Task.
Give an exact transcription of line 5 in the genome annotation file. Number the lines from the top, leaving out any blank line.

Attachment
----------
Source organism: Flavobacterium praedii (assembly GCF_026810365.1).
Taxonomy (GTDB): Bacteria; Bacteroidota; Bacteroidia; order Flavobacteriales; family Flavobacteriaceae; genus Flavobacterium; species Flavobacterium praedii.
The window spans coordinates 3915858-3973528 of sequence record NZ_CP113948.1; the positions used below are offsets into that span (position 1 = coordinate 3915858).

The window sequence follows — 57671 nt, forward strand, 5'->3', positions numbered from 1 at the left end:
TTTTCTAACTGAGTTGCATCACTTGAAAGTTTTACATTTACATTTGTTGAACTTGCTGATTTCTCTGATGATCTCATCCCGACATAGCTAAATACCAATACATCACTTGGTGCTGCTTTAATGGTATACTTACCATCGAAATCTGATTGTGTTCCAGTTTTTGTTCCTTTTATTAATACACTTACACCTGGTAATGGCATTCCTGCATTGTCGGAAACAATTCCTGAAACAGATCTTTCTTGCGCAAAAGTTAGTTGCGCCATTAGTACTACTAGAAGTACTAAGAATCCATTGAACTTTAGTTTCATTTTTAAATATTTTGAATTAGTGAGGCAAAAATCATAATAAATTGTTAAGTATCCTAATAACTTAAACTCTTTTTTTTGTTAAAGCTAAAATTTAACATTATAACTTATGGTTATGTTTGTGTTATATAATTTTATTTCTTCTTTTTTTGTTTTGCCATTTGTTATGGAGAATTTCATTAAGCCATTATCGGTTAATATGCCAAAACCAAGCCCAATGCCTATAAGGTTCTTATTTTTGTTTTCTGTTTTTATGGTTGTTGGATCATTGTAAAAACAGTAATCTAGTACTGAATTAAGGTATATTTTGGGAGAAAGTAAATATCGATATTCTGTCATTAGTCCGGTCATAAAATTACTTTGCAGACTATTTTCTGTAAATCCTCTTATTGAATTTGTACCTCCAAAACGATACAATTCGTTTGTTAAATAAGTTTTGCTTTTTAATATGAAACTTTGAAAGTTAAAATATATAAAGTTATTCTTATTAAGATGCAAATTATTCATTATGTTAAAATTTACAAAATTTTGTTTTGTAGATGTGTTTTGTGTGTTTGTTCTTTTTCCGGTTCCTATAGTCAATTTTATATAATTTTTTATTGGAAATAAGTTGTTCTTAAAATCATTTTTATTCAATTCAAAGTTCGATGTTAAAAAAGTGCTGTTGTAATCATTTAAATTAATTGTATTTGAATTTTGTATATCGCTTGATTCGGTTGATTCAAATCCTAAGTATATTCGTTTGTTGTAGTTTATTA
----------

TTTTCTAACTGAGTTGCATCACTTGAAAGTTTTACATTTACATTTGTTGAACTTGCTGATTTCTCTGATGATCTCATCCCGACATAGCTAAATACCAATACATCACTTGGTGCTGCTTTAATGGTATACTTACCATCGAAATCTGATTGTGTTCCAGTTTTTGTTCCTTTTATTAATACACTTACACCTGGTAATGGCATTCCTGCATTGTCGGAAACAATTCCTGAAACAGATCTTTCTTGCGCAAAAGTTAGTTGCGCCATTAGTACTACTAGAAGTACTAAGAATCCATTGAACTTTAGTTTCATTTTTAAATATTTTGAATTAGTGAGGCAAAAATCATAATAAATTGTTAAGTATCCTAATAACTTAAACTCTTTTTTTTGTTAAAGCTAAAATTTAACATTATAACTTATGGTTATGTTTGTGTTATATAATTTTATTTCTTCTTTTTTTGTTTTGCCATTTGTTATGGAGAATTTCATTAAGCCATTATCGGTTAATATGCCAAAACCAAGCCCAATGCCTATAAGGTTCTTATTTTTGTTTTCTGTTTTTATGGTTGTTGGATCATTGTAAAAACAGTAATCTAGTACTGAATTAAGGTATATTTTGGGAGAAAGTAAATATCGATATTCTGTCATTAGTCCGGTCATAAAATTACTTTGCAGACTATTTTCTGTAAATCCTCTTATTGAATTTGTACCTCCAAAACGATACAATTCGTTTGTTAAATAAGTTTTGCTTTTTAATATGAAACTTTGAAAGTTAAAATATATAAAGTTATTCTTATTAAGATGCAAATTATTCATTATGTTAAAATTTACAAAATTTTGTTTTGTAGATGTGTTTTGTGTGTTTGTTCTTTTTCCGGTTCCTATAGTCAATTTTATATAATTTTTTATTGGAAATAAGTTGTTCTTAAAATCATTTTTATTCAATTCAAAGTTCGATGTTAAAAAAGTGCTGTTGTAATCATTTAAATTAATTGTATTTGAATTTTGTATATCGCTTGATTCGGTTGATTCAAATCCTAAGTATATTCGTTTGTTGTAGTTTATTA